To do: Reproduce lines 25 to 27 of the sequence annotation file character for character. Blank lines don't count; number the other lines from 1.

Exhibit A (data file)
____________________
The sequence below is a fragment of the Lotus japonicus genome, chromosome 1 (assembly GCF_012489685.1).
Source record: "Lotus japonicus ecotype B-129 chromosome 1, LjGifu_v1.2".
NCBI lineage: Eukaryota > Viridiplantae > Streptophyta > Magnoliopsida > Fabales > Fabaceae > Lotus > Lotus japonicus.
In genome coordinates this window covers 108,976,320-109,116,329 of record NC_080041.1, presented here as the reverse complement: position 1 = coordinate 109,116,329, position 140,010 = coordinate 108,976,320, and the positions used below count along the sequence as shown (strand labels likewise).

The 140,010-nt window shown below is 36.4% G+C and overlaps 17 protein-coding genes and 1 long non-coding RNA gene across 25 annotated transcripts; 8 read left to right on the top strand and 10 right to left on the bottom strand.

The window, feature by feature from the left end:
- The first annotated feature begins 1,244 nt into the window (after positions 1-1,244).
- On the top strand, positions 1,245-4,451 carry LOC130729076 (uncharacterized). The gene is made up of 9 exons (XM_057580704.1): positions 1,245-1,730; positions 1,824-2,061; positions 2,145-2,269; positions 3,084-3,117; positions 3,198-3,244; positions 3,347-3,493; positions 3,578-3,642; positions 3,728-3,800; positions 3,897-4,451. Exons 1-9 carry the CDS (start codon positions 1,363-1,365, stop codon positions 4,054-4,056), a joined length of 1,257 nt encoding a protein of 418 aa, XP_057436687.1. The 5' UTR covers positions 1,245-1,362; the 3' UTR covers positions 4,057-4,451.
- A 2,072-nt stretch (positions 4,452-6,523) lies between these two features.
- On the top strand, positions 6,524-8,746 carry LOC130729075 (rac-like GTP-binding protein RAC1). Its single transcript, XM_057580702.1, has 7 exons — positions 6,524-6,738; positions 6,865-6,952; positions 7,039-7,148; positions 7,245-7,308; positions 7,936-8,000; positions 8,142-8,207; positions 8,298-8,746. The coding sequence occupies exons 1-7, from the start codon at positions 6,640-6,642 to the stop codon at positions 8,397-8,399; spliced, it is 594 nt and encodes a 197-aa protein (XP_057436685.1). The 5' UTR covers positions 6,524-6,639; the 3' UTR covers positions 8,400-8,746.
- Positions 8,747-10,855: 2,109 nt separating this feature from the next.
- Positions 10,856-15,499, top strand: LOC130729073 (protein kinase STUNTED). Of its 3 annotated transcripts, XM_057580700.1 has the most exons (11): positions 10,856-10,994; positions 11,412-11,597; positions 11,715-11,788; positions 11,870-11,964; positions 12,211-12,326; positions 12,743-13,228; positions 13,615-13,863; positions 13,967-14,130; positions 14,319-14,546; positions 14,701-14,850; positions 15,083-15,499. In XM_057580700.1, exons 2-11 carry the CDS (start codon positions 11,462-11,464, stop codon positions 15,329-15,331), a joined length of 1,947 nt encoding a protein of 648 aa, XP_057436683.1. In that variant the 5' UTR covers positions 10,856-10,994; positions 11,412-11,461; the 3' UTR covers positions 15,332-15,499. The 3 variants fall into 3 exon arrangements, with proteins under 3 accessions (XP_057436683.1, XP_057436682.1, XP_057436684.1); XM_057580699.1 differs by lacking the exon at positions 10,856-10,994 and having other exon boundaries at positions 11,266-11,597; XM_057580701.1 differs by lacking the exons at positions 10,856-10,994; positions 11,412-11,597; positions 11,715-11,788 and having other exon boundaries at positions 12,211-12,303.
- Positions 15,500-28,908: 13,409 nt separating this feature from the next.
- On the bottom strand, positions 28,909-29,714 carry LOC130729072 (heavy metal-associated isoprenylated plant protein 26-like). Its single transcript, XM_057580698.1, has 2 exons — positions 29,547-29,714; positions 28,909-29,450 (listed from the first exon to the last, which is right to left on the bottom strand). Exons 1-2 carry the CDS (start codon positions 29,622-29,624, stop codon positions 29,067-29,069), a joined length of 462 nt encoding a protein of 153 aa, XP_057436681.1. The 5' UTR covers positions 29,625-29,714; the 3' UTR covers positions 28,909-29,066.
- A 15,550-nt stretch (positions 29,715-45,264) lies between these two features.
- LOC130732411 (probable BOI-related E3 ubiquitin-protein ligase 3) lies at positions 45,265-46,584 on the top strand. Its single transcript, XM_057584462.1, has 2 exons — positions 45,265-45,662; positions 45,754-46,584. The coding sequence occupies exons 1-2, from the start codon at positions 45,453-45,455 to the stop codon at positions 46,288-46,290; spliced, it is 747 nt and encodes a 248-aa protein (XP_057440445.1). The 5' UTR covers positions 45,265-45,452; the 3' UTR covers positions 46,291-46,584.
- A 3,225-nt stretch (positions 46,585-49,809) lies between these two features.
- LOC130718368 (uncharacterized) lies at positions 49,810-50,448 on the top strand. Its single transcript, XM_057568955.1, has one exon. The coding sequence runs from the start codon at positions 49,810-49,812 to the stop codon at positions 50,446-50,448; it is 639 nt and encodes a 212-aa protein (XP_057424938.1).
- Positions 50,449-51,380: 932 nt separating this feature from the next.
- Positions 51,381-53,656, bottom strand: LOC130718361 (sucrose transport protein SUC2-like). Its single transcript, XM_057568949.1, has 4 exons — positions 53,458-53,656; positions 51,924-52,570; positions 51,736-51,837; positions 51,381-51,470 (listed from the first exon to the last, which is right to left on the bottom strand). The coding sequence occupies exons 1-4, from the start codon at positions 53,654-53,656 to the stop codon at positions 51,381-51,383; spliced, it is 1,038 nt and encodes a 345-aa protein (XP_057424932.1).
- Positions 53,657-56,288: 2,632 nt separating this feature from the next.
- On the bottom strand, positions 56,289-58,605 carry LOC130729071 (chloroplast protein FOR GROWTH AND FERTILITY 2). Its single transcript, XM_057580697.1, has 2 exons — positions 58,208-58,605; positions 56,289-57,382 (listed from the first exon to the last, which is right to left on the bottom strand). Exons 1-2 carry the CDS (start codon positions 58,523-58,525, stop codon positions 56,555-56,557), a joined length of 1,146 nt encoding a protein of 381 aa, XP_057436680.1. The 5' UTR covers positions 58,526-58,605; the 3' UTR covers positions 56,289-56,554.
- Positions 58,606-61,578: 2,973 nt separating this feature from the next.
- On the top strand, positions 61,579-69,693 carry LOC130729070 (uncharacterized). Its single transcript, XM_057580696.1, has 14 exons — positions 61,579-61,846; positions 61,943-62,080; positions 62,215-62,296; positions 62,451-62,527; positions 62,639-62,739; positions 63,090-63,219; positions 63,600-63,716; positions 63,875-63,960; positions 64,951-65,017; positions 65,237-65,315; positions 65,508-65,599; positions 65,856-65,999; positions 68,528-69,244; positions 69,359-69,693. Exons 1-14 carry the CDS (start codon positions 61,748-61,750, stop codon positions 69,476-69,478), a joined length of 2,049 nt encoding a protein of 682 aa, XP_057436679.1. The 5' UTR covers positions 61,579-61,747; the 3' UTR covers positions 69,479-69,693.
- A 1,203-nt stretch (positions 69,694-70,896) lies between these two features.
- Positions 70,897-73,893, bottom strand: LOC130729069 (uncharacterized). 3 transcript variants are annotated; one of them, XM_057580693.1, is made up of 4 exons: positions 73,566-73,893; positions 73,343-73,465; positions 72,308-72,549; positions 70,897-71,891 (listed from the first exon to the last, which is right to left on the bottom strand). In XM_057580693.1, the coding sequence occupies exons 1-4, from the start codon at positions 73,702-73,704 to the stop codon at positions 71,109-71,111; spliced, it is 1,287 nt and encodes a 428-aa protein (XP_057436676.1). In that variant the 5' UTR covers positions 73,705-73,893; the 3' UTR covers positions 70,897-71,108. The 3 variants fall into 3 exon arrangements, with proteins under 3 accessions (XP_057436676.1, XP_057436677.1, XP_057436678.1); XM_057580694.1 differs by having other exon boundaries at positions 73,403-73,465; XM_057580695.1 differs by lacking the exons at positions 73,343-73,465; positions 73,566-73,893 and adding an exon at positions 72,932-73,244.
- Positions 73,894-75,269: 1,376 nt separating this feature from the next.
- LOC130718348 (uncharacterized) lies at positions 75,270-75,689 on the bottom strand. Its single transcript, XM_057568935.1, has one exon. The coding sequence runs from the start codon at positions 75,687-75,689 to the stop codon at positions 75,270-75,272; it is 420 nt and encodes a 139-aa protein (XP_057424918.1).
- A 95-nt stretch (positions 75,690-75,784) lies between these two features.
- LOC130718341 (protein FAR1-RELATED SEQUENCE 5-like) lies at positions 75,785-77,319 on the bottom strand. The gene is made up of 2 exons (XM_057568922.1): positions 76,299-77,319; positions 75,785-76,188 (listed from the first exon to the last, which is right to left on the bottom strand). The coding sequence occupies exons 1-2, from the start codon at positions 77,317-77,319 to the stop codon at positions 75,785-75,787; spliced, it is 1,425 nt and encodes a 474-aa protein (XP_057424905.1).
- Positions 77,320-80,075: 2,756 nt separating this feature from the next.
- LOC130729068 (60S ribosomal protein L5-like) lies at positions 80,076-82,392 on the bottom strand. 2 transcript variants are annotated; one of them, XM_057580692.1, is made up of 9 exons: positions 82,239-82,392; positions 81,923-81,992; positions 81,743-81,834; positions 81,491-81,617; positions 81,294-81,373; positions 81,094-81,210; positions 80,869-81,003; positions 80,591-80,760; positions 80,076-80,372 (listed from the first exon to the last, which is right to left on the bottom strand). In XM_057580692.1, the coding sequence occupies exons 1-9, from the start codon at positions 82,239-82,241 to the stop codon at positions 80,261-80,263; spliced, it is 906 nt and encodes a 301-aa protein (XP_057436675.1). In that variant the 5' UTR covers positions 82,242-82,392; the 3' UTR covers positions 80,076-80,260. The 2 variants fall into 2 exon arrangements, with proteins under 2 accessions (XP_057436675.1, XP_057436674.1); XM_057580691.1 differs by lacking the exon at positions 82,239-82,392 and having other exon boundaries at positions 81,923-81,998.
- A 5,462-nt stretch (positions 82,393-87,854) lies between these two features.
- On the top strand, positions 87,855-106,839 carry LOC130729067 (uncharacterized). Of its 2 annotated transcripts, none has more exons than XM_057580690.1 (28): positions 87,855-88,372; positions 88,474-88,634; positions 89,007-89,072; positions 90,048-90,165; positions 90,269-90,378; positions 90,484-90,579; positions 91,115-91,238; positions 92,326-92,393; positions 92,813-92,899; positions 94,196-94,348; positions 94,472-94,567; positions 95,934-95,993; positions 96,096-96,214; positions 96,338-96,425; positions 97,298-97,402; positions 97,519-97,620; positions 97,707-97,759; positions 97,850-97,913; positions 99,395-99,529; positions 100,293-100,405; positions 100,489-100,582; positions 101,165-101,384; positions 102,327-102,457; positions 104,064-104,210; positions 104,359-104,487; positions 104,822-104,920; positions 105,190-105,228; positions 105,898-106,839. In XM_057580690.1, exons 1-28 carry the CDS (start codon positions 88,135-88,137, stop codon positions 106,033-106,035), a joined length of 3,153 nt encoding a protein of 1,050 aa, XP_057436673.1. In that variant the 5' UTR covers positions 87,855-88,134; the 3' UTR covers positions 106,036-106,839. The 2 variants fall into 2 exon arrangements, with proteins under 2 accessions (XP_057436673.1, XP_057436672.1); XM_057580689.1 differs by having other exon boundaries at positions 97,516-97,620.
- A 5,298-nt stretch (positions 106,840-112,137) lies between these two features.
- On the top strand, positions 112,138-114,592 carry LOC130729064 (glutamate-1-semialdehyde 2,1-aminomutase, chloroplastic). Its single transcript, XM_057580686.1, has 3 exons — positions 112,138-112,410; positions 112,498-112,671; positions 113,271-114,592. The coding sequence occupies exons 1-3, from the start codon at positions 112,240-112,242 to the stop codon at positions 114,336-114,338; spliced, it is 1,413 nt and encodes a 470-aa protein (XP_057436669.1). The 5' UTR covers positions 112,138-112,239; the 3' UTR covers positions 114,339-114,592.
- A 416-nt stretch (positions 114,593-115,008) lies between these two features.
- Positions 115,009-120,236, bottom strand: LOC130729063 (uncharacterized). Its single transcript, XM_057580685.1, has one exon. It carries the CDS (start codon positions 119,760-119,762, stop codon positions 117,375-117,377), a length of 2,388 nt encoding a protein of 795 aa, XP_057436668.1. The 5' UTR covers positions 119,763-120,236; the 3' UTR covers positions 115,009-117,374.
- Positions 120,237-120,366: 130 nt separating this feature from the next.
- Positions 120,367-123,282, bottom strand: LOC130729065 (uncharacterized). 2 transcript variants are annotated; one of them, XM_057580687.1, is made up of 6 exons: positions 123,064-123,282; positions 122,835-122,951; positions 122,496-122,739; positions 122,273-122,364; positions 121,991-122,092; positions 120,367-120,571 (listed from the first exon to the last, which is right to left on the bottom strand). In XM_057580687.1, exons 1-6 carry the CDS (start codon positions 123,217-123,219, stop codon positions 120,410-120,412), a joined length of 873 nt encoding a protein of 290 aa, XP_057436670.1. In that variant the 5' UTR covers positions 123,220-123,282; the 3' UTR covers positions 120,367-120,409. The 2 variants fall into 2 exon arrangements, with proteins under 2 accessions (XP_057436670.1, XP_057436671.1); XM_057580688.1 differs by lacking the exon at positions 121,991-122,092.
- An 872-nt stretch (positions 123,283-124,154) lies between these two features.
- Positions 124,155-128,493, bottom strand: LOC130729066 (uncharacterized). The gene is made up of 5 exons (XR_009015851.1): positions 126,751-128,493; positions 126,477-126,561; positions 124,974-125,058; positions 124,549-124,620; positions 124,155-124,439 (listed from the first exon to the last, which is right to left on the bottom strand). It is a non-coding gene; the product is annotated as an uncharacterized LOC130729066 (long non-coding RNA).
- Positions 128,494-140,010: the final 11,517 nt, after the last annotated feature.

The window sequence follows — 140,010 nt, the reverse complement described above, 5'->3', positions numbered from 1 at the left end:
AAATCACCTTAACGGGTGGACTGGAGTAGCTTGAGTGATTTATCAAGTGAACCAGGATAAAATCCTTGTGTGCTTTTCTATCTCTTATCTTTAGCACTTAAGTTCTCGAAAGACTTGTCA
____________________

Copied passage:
- A 1,203-nt stretch (positions 69,694-70,896) lies between these two features.
- Positions 70,897-73,893, bottom strand: LOC130729069 (uncharacterized). 3 transcript variants are annotated; one of them, XM_057580693.1, is made up of 4 exons: positions 73,566-73,893; positions 73,343-73,465; positions 72,308-72,549; positions 70,897-71,891 (listed from the first exon to the last, which is right to left on the bottom strand). In XM_057580693.1, the coding sequence occupies exons 1-4, from the start codon at positions 73,702-73,704 to the stop codon at positions 71,109-71,111; spliced, it is 1,287 nt and encodes a 428-aa protein (XP_057436676.1). In that variant the 5' UTR covers positions 73,705-73,893; the 3' UTR covers positions 70,897-71,108. The 3 variants fall into 3 exon arrangements, with proteins under 3 accessions (XP_057436676.1, XP_057436677.1, XP_057436678.1); XM_057580694.1 differs by having other exon boundaries at positions 73,403-73,465; XM_057580695.1 differs by lacking the exons at positions 73,343-73,465; positions 73,566-73,893 and adding an exon at positions 72,932-73,244.
- Positions 73,894-75,269: 1,376 nt separating this feature from the next.